You have a biblical right to self defense. In a life and death situation, where you have to make a choice to defend yourself, you should know that God says it’s okay. This can prove extremely difficult for Christian believers that respect life so much that they don’t want to take it, even when it means it’s necessary to preserve it.
Survivalists/preppers have numerous creative and astounding methods to preserve their life in the event of a natural disaster or societal breakdown, including everything from food stores, clean water strategies, bug out bags full of all the essentials, hiding places, camping methods, and more. Some include hunting and fishing tools in their planning, which is taking life in order to preserve it. Even others go so far as to provide for self defense, such as with guns, knives, hawks, traps, and other tools.
Boiled down to its simplest level, every creature on the planet has the natural right to use whatever means necessary to defend itself. Life feeds on life. Nature is brutal and doesn’t show mercy. Wolves eat their larger prey hind end first while the animal cries out for help. Considering its horrific fate, are we to tell the buck being chased by wolves that it cannot turn on its attackers and gore them? Why then cannot we extend this simple logic to humans? Humans dress it up nicely in morality codes that can and do change (even though there is such a thing as universal truth), but at its simplest level every organism has a natural right to defend its life by any means necessary.
Libertarians have something good to say on the matter in the non-aggression principle, which simply stated says, “Do not aggress against others.” We should live and let live and not take what is not ours nor compel others by force or they have every right to defend themselves. This is similar to the biblical truths laid out by Jesus, “Love your neighbor as yourself,” or in other words, “Do unto others as you would have done to you,” for “He that loveth another has fulfilled the law.” This includes His teachings on turning the other cheek and being forgiving. If all people were to do this, we wouldn’t have to read an article on how God says it’s okay to defend the innocent from the wicked, even with lethal force. Striving with a man who has done you harm is allowed; striving with a man who has not is not, according to Proverbs 3:30. Some would define this as God’s most basic morality.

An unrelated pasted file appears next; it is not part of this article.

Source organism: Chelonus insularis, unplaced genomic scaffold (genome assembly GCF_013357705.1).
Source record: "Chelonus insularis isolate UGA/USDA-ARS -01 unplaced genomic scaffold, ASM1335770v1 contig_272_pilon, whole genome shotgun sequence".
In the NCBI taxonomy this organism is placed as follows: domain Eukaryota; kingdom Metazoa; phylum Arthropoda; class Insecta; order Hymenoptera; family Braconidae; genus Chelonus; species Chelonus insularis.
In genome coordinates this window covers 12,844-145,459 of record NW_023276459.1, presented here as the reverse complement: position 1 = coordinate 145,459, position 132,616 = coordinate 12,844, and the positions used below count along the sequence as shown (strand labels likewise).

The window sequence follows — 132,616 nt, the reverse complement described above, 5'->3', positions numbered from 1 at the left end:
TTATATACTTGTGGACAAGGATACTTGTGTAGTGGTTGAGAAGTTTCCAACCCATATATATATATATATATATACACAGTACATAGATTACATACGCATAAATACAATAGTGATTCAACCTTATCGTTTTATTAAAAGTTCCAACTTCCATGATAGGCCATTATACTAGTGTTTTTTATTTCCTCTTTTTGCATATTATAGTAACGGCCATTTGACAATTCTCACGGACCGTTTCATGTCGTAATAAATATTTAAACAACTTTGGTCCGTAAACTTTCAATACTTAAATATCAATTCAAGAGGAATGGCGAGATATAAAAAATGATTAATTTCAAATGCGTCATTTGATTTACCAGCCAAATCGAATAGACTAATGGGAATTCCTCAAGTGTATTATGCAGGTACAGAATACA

The Bible goes beyond the natural right to defend yourself and conveys a moral right to do so. Martin Luther even argued it was an obligation and, by not acting to save a life, you are just as guilty as if taking it. There are numerous examples that can give comfort and encouragement to the kind souls who have either made up their mind not to use self-defense or to use it but wrestle with its justification. Let’s start with soldiers. Being a soldier is highly respected throughout the scriptures and is consistent with a biblical worldview. God called on Israel’s citizen to be soldiers and later professional soldiers on numerous occasions to defend their people, property, and land. Even in the first book of the Bible– Genesis– Abraham rallied trained men to save his kidnapped nephew–Lot, and it was credited to Abraham’s righteousness to this very day. Abraham exercised the principal of self-defense, and God rewarded him for it (Genesis 14:18-20). Abraham tithed to Melchizedek, and Hebrews tells us that Jesus Christ is a priest forever in the order of Melchizedek (Hebrews 7:1-28). When Jesus was asked by soldiers what they should do, he didn’t tell them to quit being a soldier, but He told them to do no malicious violence (Luke 3:14). The imagery of the soldier abounds, such as when the apostle Paul refers to Christian workers as “fellow soldiers” (Philippians 2:25) or when he encourages believers to put on the full armor of God (Ephesians 6:10-20), which includes a breastplate, helmet, sword, shield, and more. Jesus even said that a Roman centurion had more faith (in Jesus and how stuff works) than all in Israel. A soldier by definition preserves life by taking life, if necessary. Why would God provide guidance and praise the soldier so highly if He did not approve (even when done right by human standards)?